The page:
Screening Sandy Hook
Most parents would never consider dispensing deadly addictive “street” drugs to their children but if a trusted physician writes a prescription for an FDA-approved schedule 2 “medication” for their two-year old based on some questionable mental health screening, those unwary parents do not question or object. Despite side effect warnings, regularly revealed during TV ads, parents frequently fail to take those warnings seriously, perhaps presuming that the side effects are happenstance or rarely occur. Over the decades, because organized psychiatry, represented by the American Psychiatric Association (APA), convened numerous consensus panels that designed hundreds of non-biologically-based “disorders” for its Diagnostic and Statistical Manual of Mental Disorders (DSM) especially suitable for the pill-for-every-ill pharmaceutical industry that conceivably already had many profitable solutions for the “disorders,” in the pre-production process.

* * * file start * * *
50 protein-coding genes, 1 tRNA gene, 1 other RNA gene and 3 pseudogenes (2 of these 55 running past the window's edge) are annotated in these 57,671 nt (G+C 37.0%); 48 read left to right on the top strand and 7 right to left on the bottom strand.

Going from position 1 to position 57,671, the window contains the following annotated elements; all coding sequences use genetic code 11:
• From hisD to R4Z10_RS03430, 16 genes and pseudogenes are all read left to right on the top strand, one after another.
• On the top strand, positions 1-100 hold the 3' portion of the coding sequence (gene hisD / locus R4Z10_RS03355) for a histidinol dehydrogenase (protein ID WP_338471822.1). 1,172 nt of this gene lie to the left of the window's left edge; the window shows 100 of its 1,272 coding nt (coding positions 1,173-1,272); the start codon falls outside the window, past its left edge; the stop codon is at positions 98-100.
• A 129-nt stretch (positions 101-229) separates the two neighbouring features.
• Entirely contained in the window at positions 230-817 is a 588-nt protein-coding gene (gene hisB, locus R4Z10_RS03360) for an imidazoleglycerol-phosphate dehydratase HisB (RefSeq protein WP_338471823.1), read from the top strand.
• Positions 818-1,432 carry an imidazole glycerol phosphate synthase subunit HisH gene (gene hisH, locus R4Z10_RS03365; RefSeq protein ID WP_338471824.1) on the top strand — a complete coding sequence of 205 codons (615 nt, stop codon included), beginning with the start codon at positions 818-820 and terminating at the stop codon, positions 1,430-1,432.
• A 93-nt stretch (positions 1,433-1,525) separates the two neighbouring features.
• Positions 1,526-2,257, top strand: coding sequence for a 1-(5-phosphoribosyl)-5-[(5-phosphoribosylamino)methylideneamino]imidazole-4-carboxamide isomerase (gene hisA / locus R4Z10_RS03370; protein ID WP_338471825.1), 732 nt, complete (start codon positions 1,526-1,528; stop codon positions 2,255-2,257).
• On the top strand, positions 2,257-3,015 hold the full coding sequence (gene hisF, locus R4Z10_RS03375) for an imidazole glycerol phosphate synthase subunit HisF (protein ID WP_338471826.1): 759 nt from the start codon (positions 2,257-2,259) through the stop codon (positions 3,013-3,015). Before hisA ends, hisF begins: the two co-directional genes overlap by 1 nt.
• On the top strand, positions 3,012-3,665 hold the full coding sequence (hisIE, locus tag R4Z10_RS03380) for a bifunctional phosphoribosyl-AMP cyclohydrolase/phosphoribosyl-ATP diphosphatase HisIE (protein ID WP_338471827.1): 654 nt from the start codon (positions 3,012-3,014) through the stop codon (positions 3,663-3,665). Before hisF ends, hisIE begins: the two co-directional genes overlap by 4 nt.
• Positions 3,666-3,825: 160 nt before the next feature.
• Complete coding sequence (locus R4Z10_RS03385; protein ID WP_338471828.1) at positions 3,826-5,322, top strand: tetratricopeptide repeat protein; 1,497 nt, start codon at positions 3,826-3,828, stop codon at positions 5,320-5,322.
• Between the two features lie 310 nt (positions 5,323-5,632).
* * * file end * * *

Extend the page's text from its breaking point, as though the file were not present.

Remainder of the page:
The consequences have been disastrous with no discernable end in sight – some people taking prescription drugs or withdrawing from them have perpetrated numerous school, mall and public shootings. That is in addition to thousands of suicides that the public never hears about, unless the victim is a well-known public figure like Robin Williams. Just the military-related suicide rate is 8,000 per year – all a result of the psychiatric drug cocktails doled out by psychiatrists working for the VA. The government is big pharma’s largest customer. In addition to the homicides and suicides, irreversible brain damage results from drug remedies to temporary problems that might have been easily resolved through compassionate interaction and talk therapy.
Despite the claims that drugs were not a factor in the Sandy Hook mass murders, certain circumstances provide a different picture. Adam Lanza, always a unique individual, changed from being a “geeky, weird kid” to being a mass murderer, not of people his own age, but of beautiful, vulnerable children feeling secure in their classrooms in a sleepy bedroom community in Connecticut.